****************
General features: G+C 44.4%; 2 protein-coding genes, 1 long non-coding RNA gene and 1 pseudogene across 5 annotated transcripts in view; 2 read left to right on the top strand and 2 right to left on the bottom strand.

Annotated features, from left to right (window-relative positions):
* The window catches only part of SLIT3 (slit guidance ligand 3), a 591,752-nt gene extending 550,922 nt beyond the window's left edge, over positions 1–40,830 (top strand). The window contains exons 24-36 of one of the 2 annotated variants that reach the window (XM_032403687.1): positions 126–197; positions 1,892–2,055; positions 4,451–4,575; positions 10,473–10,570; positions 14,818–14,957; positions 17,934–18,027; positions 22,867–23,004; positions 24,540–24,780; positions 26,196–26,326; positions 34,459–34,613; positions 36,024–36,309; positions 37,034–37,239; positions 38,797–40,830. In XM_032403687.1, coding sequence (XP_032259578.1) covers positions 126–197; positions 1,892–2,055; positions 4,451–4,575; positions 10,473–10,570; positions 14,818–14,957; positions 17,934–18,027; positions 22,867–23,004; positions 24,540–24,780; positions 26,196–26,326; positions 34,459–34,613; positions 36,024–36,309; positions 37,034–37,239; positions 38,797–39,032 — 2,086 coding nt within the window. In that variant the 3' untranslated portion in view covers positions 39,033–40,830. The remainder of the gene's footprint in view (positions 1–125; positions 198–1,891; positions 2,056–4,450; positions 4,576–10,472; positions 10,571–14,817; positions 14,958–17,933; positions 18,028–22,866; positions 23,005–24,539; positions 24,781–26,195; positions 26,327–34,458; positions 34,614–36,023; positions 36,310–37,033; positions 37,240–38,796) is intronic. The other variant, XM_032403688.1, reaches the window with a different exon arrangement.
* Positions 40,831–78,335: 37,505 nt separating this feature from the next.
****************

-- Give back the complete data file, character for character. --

General features: G+C 44.4%; 2 protein-coding genes, 1 long non-coding RNA gene and 1 pseudogene across 5 annotated transcripts in view; 2 read left to right on the top strand and 2 right to left on the bottom strand.

Annotated features, from left to right (window-relative positions):
* The window catches only part of SLIT3 (slit guidance ligand 3), a 591,752-nt gene extending 550,922 nt beyond the window's left edge, over positions 1–40,830 (top strand). The window contains exons 24-36 of one of the 2 annotated variants that reach the window (XM_032403687.1): positions 126–197; positions 1,892–2,055; positions 4,451–4,575; positions 10,473–10,570; positions 14,818–14,957; positions 17,934–18,027; positions 22,867–23,004; positions 24,540–24,780; positions 26,196–26,326; positions 34,459–34,613; positions 36,024–36,309; positions 37,034–37,239; positions 38,797–40,830. In XM_032403687.1, coding sequence (XP_032259578.1) covers positions 126–197; positions 1,892–2,055; positions 4,451–4,575; positions 10,473–10,570; positions 14,818–14,957; positions 17,934–18,027; positions 22,867–23,004; positions 24,540–24,780; positions 26,196–26,326; positions 34,459–34,613; positions 36,024–36,309; positions 37,034–37,239; positions 38,797–39,032 — 2,086 coding nt within the window. In that variant the 3' untranslated portion in view covers positions 39,033–40,830. The remainder of the gene's footprint in view (positions 1–125; positions 198–1,891; positions 2,056–4,450; positions 4,576–10,472; positions 10,571–14,817; positions 14,958–17,933; positions 18,028–22,866; positions 23,005–24,539; positions 24,781–26,195; positions 26,327–34,458; positions 34,614–36,023; positions 36,310–37,033; positions 37,240–38,796) is intronic. The other variant, XM_032403688.1, reaches the window with a different exon arrangement.
* Positions 40,831–78,335: 37,505 nt separating this feature from the next.